Bridget Robinson

In 2008, the executive committee also established the NZSO Translational Research Award of $5000. Parry Guilford was president at that time. He explains that while the Society had awarded prizes to students and trainees, they also wanted to offer an award for established researchers. The following year, Bill Wilson became the first person to receive the award.

The establishment of an award for translational research encapsulated the Society's aims to facilitate collaboration between scientists and clinicians.

Parry explains that when research is 'just driven by a scientist that's not well informed about clinical issues, you end up with a solution looking for a problem ... To do good translational research you have to be very well informed by the doctors'.15

Parry Guilford

Ben Lawrence also attested to the importance of translational research. Ben's main introduction to translational research came when he was an oncology registrar. He met with Bruce Baguley who spoke about his vision of clinicians and scientists working together and 'encouraging better questions and solutions'. Ben explains that translational research aims to:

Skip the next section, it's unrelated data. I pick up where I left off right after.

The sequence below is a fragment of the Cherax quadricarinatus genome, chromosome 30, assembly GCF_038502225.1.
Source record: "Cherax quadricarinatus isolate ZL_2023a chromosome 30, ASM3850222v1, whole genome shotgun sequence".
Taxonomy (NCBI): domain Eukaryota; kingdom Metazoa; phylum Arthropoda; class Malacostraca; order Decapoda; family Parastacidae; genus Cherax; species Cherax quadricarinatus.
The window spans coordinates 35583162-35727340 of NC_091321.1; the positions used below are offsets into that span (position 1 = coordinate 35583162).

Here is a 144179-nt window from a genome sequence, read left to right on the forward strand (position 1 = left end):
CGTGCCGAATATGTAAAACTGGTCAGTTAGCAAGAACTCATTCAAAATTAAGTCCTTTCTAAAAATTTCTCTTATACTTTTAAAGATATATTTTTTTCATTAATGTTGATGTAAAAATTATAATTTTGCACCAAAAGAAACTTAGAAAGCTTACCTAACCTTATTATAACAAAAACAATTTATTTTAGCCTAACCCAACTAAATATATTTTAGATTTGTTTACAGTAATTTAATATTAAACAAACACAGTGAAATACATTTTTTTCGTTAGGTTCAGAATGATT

effectively reduce the time taken for a scientific discovery to get patient exposure. At a basic level that means you either use patient samples and their clinical outcomes to test these biomarkers very early, or you're trying to shorten the time from development of a drug to the delivery of a drug to the patient. So, true translational research is usually a biological question that has patient involvement in the workup of that question.16

Ben Lawrence

For the NZSO to continue to facilitate translational research, the meetings had to remain relevant for clinicians and scientists amidst the increasing number of specialised meetings both groups needed to attend.


1Minutes of the 19th Annual General Meeting, May 1991, Auckland, NZSO archives.
2'Cancer Care "Undervalued"', Manawatu Evening Standard, 20 April 2002.
3Letter from Vernon Harvey to Chris Atkinson, 17 February 1992, NZSO archives.
4Letter from A. J. Gray to Bruce Cain, 14 May 1979, NZSO archives.
5Interview with George Laking, 4 April 2018.
7Minutes of the 32nd Annual General Meeting, 1 May 2003, Sheraton Hotel, Auckland, NZSO archives.
9Minutes of the Executive Committee Teleconference, 25 August 2004, NZSO archives.
10Interview with Michael Jameson, 23 April 2018.
11Minutes of the 13th Annual General Meeting, 25 August 1984, Wellington Clinical School, NZSO archives.
12Interview with Michael Jameson.
13Minutes of the 30th Annual General Meeting, 5 April 2001, Dynasty Heritage Hotel, Rotorua, NZSO archives.
14Interview with Bridget Robinson, 6 March 2018.
15Interview with Parry Guilford, 15 March 2018.
16Interview with Ben Lawrence, 29 March 2018.